Of course, for me the most important part of it was the very first day, when the satellite on multiple networks (organized by myself together with Matteo Magnani, Dino Pedreschi, Luca Rossi, Guido Caldarelli and Przemyslaw Kazienko) happened. As I wrote more than once in the past, multiple networks are networks in which the nodes may be connected with different kinds of interactions (friendship, collaboration, and so on).

It was an extremely interesting event; a first step to bring together many researchers working on the topic of multiple networks, most of whom hadn’t spoken to each other up until then. And when I say it was a smooth and successful operation, you don’t have to take my word for it. We have proof of a room full of brilliant minds taking up all the available spots… and beyond:

The talks were very impressive:

  • We learnt how to measure eigenvector centrality on multiple networks (and you can too);
  • We learnt how to extend basic measures from regular complex networks to multiple networks (and you can too);
  • We learnt how to mine network with heterogeneous information on nodes and edges (and you can too);
  • We learnt how to detect communities on multiple networks (and you can too);
  • We learnt how to infer the latent structure of inter-related networks (and you can too);
  • We learnt how a random walker behaves on dynamic networks (and you can too);
  • We learnt about the structure and dynamics of multiple networks (and you can too);
  • And we learnt how the properties of multiple networks arise when adding one network at a time (and you can too).

But NetSci, of course, was much more than just this satellite. Another event you absolutely didn’t want to miss there was the Arts, Humanities and Complex Networks Symposium, organized by Max Schich and Isabel Meirelles.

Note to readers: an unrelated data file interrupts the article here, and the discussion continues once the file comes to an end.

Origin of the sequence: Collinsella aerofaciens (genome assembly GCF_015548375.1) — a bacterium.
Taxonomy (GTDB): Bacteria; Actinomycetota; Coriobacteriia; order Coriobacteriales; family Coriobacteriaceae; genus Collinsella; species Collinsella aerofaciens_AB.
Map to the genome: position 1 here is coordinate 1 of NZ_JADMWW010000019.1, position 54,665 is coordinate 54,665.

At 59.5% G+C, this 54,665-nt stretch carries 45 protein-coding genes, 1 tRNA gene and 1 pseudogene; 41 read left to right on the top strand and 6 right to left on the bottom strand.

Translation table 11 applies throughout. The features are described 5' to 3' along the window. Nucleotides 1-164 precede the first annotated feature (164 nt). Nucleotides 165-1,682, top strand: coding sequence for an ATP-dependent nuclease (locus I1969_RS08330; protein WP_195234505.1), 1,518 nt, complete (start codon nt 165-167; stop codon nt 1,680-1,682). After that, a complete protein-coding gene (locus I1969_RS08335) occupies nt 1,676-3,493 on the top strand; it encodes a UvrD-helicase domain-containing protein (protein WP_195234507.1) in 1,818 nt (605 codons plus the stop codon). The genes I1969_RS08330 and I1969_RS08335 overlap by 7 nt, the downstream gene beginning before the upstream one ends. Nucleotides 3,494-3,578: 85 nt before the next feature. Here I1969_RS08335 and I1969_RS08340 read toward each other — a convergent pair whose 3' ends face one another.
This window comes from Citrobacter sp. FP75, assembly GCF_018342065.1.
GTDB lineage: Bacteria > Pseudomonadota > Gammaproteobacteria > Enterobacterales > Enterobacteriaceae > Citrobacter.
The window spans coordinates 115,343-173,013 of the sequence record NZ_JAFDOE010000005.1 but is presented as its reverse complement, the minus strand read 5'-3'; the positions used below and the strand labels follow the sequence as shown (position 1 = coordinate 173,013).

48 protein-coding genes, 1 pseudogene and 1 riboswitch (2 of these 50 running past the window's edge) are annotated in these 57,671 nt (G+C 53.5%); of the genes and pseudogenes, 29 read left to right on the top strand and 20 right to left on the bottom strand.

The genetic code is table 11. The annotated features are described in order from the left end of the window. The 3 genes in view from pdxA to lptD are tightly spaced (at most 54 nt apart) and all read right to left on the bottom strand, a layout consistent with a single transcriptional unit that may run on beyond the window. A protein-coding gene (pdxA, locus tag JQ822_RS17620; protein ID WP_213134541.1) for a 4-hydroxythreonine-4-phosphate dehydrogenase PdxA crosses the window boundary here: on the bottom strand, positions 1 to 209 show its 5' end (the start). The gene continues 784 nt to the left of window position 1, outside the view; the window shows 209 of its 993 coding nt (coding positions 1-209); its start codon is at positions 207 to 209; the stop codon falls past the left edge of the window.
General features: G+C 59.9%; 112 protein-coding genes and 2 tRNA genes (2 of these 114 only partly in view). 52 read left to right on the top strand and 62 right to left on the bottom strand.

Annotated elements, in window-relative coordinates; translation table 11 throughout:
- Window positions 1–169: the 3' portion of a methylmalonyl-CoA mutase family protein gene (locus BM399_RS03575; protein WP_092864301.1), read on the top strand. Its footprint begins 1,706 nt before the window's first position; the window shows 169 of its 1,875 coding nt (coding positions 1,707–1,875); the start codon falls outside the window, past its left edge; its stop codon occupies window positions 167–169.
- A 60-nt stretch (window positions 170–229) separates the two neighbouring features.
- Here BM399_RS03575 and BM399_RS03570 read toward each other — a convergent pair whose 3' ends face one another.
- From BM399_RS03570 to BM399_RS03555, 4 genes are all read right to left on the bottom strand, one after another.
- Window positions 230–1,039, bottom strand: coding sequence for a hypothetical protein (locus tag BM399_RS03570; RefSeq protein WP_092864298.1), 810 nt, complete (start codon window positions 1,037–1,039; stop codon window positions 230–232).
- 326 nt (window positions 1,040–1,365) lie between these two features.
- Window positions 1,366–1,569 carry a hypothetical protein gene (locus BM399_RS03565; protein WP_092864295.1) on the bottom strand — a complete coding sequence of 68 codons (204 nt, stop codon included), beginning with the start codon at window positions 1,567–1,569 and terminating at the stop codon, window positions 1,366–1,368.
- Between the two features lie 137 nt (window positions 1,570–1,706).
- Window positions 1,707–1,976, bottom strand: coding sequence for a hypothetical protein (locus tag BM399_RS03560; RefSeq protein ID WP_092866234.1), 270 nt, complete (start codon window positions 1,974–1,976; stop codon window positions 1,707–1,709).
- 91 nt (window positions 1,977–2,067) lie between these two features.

They are both great guys, with a gigantic knowledge about art and design. For example, they picked up a great reference for the logo of their symposium, namely one of the most known infographics made about visual arts, by Alfred Barr:

And besides the usual great lineup of talks (from the Wikidata project to a very cool movie ranking multiple network algorithm) you can learn surprising stuff about basically everything. My favorite: the observation of one of the speakers about the above visualization itself. Apparently, he was the first to realize that there is a bull up there (hint: Cubism lays in between the bull’s horns). As Max then puts it:

Then… the rest of the conference. It is impossible to even give a close idea of the overload of ideas and flashes of genius that populated the venue for those three days. I’ll work around the problem and cheat by giving you a laundry list of (a very tight subset of) the things that most impressed me during the conference:

  • The excellent invited talk by Shlomo Havlin about interdependent networks (networks which depend on each other to function, much like a computer network controlling the electric grid). This interests me because he claims that interdependent networks are a more general case of multiple networks (although I personally have an inkling that perhaps they can be reduced to the same model);
  • The usual spectacular presentation style of my friend Cesàr Hidalgo, who this time talked about a complex system showing a nested structure: namely, the cultural exports of different countries;
  • A really great contributed talk by Esteban Moro, which in my opinion could have been a keynote speech as well. Dr. Moro highlighted how people have a trade-off between social capacity (how many relationships we can keep alive) and social activity (how many new people we can meet). As a consequence, different social strategies arise;
  • A brilliant mathematical formulation of a network problem by Jure Leskovec, that, in my opinion, could be the final word about the problem itself. And it resembles the formal mathematical formulation of the same algorithmic idea behind my DEMON;
  • And the hilarious ignite talks, 5 minutes and 20 slides for each speaker. There was no possibility of interacting, with the presentation automatically jumping to the next slide every 15 seconds. Next year I definitely want to try to do one too.

And, of course, many other things. But you get the idea: blog posts about it are boring, you really have to experience it yourself.